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Extracellular Vesicles as Drug Delivery Systems - Methods of Production and Potential Therapeutic Applications

[ Vol. 25 , Issue. 2 ]

Author(s):

Magdalena Surman, Anna Drożdż, Ewa Stępień and Małgorzata Przybyło*   Pages 132 - 154 ( 23 )

Abstract:


Drug delivery systems are created to achieve the desired therapeutic effect of a specific pharmaceutical compound. Numerous drawbacks and side effects such as unfavorable pharmacokinetics, lack of tissue selectivity, immunogenicity, increased systemic clearance and toxicity, have been observed for currently available drug delivery systems (DDS). The use of natural and artificial extracellular vesicles (EVs) in drug delivery may help to solve the aforementioned problems faced by different DDSs. Due to their self-origin, small size, flexibility, the presence of multiple adhesive molecules on their surfaces as well as their function as biomolecules carriers, EVs are the perfect candidates for DDSs. Currently, several drug delivery systems based on EVs have been proposed. While the great potential of these particles in targeted drug delivery has been recognized in cancer, hepatitis C, neurodegenerative diseases, inflammatory states etc., this field is still in the early stage of development. Unfortunately, the use of EVs from natural sources (cell cultures, body fluids) results in numerous problems in terms of the heterogeneity of isolated vesicle population as well as the method of isolation thereof, which may influence vesicle composition and properties. Therefore, there is a significant need to synthesis of artificial EV-based DDSs under strictly controlled laboratory conditions and from well-defined biomolecules (proteins and lipids). Vesicle-mimetic delivery systems, characterized by properties similar to natural EVs, will bring new opportunities to study the mechanisms of DDS internalization and their biological activity after delivering their cargo to a target cell.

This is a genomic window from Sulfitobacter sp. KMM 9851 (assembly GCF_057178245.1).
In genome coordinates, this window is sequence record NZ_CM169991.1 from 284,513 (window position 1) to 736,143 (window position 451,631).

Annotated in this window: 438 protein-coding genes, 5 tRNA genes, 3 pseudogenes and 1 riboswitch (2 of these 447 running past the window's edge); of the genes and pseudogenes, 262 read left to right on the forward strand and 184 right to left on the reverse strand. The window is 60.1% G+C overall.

Keywords:

Drug loading, ectosomes, exosomes, liposomes, microvesicles, drug delivery systems.

Affiliation:

Department of Glycoconjugate Biochemistry, Institute of Zoology and Biomedical Research, Faculty of Biology, Jagiellonian University, Kraków, Department of Medical Physics, M. Smoluchowski Institute of Physics, Faculty of Physics, Astronomy and Applied Computer Science, Jagiellonian University, Kraków, Department of Medical Physics, M. Smoluchowski Institute of Physics, Faculty of Physics, Astronomy and Applied Computer Science, Jagiellonian University, Kraków, Department of Glycoconjugate Biochemistry, Institute of Zoology and Biomedical Research, Faculty of Biology, Jagiellonian University, Kraków



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